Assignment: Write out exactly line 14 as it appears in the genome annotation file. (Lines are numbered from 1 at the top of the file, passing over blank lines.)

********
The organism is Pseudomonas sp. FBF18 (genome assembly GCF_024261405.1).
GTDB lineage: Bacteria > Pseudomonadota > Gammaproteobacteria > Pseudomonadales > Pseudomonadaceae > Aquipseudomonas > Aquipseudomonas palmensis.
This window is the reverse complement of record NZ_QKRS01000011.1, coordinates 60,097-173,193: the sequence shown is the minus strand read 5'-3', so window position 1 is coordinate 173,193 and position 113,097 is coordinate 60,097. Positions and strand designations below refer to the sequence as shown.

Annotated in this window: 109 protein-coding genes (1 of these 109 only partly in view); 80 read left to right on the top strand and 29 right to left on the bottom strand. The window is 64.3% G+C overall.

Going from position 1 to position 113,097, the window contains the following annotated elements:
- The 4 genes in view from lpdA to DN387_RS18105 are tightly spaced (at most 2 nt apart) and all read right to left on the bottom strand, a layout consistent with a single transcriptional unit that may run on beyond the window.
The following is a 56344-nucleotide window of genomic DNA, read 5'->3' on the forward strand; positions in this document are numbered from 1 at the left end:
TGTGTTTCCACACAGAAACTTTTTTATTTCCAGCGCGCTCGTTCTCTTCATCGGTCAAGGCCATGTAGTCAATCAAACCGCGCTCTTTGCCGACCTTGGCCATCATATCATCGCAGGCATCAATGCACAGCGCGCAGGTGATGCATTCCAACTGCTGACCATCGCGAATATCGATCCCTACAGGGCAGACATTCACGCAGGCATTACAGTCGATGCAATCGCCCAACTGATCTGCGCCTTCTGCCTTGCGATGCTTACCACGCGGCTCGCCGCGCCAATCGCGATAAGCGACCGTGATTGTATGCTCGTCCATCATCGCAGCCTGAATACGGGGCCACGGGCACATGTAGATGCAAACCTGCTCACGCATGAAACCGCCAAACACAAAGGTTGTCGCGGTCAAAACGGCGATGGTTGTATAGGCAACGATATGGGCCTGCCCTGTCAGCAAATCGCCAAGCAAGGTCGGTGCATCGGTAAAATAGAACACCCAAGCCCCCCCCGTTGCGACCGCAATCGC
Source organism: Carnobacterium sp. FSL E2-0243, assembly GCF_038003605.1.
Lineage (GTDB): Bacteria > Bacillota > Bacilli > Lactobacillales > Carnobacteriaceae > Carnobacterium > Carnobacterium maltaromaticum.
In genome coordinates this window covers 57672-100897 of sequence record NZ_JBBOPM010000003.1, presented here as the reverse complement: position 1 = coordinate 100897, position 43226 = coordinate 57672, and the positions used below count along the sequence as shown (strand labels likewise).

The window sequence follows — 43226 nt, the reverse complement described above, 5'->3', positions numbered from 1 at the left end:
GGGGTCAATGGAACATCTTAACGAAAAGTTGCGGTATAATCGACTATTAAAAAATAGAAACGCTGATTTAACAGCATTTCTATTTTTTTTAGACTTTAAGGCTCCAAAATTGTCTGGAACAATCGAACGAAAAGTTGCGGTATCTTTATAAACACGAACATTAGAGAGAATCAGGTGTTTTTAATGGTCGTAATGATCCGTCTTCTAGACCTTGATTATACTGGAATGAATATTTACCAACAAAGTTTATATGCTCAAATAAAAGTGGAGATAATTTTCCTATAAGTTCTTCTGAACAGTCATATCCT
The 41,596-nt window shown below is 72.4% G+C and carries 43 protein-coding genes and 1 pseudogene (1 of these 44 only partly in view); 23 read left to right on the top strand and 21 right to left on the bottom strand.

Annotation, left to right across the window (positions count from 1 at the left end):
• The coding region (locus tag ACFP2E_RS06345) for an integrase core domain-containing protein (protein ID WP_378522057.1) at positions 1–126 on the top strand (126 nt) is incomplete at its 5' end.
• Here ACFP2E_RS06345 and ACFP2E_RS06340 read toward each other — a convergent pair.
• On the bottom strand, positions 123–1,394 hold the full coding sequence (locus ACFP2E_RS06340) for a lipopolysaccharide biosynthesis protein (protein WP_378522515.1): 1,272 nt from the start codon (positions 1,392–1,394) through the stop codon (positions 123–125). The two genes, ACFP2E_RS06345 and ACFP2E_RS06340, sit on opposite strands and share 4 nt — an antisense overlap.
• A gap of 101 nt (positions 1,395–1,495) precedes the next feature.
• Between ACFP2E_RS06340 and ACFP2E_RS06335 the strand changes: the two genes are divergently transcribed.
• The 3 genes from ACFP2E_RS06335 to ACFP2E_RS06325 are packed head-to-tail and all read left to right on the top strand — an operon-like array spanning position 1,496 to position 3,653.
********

The 41,596-nt window shown below is 72.4% G+C and carries 43 protein-coding genes and 1 pseudogene (1 of these 44 only partly in view); 23 read left to right on the top strand and 21 right to left on the bottom strand.